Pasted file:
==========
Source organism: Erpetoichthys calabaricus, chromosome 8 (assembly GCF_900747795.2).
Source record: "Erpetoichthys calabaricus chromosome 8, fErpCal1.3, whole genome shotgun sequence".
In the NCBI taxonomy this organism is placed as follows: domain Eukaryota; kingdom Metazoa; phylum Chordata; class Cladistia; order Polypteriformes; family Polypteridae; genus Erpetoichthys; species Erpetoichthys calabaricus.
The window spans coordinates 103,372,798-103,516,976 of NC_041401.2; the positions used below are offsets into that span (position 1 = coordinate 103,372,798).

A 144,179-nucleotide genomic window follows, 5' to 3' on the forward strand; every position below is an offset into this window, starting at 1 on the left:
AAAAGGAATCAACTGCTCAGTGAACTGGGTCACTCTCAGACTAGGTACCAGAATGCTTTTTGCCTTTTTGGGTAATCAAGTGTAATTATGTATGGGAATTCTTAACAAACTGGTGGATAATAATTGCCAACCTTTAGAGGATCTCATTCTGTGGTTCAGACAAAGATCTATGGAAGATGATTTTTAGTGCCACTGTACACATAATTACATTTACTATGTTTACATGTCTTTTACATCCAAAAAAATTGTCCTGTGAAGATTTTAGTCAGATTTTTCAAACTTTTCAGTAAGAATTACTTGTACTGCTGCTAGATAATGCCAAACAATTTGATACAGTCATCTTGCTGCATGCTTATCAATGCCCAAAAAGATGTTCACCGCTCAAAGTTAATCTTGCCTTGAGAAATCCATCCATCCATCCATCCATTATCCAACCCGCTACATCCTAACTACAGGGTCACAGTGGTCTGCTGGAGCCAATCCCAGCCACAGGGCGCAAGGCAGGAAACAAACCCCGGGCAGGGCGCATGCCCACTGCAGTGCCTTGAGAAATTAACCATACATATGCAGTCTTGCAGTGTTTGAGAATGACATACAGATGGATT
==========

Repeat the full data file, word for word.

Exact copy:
Source organism: Erpetoichthys calabaricus, chromosome 8 (assembly GCF_900747795.2).
Source record: "Erpetoichthys calabaricus chromosome 8, fErpCal1.3, whole genome shotgun sequence".
In the NCBI taxonomy this organism is placed as follows: domain Eukaryota; kingdom Metazoa; phylum Chordata; class Cladistia; order Polypteriformes; family Polypteridae; genus Erpetoichthys; species Erpetoichthys calabaricus.
The window spans coordinates 103,372,798-103,516,976 of NC_041401.2; the positions used below are offsets into that span (position 1 = coordinate 103,372,798).

A 144,179-nucleotide genomic window follows, 5' to 3' on the forward strand; every position below is an offset into this window, starting at 1 on the left:
AAAAGGAATCAACTGCTCAGTGAACTGGGTCACTCTCAGACTAGGTACCAGAATGCTTTTTGCCTTTTTGGGTAATCAAGTGTAATTATGTATGGGAATTCTTAACAAACTGGTGGATAATAATTGCCAACCTTTAGAGGATCTCATTCTGTGGTTCAGACAAAGATCTATGGAAGATGATTTTTAGTGCCACTGTACACATAATTACATTTACTATGTTTACATGTCTTTTACATCCAAAAAAATTGTCCTGTGAAGATTTTAGTCAGATTTTTCAAACTTTTCAGTAAGAATTACTTGTACTGCTGCTAGATAATGCCAAACAATTTGATACAGTCATCTTGCTGCATGCTTATCAATGCCCAAAAAGATGTTCACCGCTCAAAGTTAATCTTGCCTTGAGAAATCCATCCATCCATCCATCCATTATCCAACCCGCTACATCCTAACTACAGGGTCACAGTGGTCTGCTGGAGCCAATCCCAGCCACAGGGCGCAAGGCAGGAAACAAACCCCGGGCAGGGCGCATGCCCACTGCAGTGCCTTGAGAAATTAACCATACATATGCAGTCTTGCAGTGTTTGAGAATGACATACAGATGGATT